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Mud Web Client

I’ve recently been working on a web client for a mud engine I’m writing, which I suppose will function as a web client for any mud that supports websockets. It’s been a bit rough, what with my almost non-existent knowledge of javascript and html and css. Sure, I’ve used them all, but I never really cared to get to know them. I stop with the css as soon as it looks kinda how I want. Anyway, here’s what I’ve learned.

  • Javascript blows. I’ve used ActionScript (Uh, ) and ActionScript is (supposably) Javascript with a type system; but that slim type system really adds a lot. Also, not having a debugging environment is kind of a pain. I’m sure they exist, but I haven’t got one.
  • Websockets are a pain in the ass. I don’t understand why there isn’t some bare socket available in Javascript. I guess websockets can punch through port 80? Who knows. Thankfully, I found a library to deal with them (called Alchemy) which brings me to..
  • Alchemy blows. It’s better now that I’ve fixed it, but the library relied on the connection object being disposed by the garbage collector to actually disconnect when a connection timed out. Actually, it needs to be disposed to raise the ‘OnDisconnect’ event at all, and this is the only hook supplied to client code. So don’t you dare keep a copy of the connection around (You know, so you can send stuff to it) and prevent it being collected. I fixed this (It’s like, one fucking line of code. Oh, and calling ‘disconnect’ doesn’t actually disconnect. Fixed that too.)
  • The way websockets work creates terrible confusion in any api trying to wrap them. What’s the difference between OnConnect and OnConnected? Who knows, but do your work in the latter.
  • Why does this blog get so much spam for essay writing services?
  • MISP ( ) is really fucking awesome. And that’s what I’m actually going to talk about.

See, the webclient ( – Don’t try to connect, it probably won’t work. ) (has/is going to have) little icons embedded in the text to perform basic commands in the mud. This is a straightforward system. The exit name is followed by a picture of a book; click it to go that direction. Objects have magnifying glasses for looking at them and hands for grabbing them. I ‘devised’, or, ‘made up on the spot with no forethought’ a simple mechanism for specifying these commands. Just embed {:the command} in the output of the mud. Oh, sure, there are more complicated and ‘good’ ways of doing it, but then I’d have to jump through hoops to generate the output and ignore something MISP is really quite good at.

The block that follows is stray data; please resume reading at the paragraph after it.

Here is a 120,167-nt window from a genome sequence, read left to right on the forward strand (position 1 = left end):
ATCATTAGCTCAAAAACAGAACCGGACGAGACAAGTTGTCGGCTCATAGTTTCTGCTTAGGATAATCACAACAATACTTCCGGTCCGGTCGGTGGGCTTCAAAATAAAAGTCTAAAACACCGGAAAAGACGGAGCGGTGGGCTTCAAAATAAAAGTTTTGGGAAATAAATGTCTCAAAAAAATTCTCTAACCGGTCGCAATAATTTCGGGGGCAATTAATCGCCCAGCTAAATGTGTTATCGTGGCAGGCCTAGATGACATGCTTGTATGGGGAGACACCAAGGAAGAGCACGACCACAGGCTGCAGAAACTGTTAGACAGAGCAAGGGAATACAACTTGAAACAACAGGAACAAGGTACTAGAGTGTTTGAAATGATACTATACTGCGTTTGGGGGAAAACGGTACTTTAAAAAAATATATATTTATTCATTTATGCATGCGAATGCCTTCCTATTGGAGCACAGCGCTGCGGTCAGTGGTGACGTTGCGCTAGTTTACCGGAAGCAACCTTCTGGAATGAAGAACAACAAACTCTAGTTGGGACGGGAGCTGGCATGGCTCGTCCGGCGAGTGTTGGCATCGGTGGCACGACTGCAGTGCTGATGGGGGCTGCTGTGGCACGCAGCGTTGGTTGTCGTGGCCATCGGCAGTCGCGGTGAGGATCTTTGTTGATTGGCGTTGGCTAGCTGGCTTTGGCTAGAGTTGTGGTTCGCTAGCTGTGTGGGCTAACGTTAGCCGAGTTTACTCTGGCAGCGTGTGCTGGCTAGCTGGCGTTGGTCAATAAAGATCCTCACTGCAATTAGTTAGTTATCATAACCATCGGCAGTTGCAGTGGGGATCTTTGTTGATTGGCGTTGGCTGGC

But not everyone is using the webclient (Hell, I don’t use it.) Should everyone else have their output full of {:crap}? No! So, the mudlib needs to generate different descriptions depending on the type of client the player is using. The solution is an object with methods that generate the output. Write one object for basic formatting, write another for formatting with all the little icons.
MISP doesn’t actually have member functions, but it does have function pointers (kind of) so it’s pretty simple to implement: basic-formatter, when loaded, defines some functions that do the work, and then it is also a ‘formatter object’. Each player has a ‘formatter’, and the descriptions use that formatter for… uh. Formatting. It even looks like a member function when you call it, too.

And then room can use those last two properties in it’s description.

Of course if the actor hasn’t got a formatter, it breaks.

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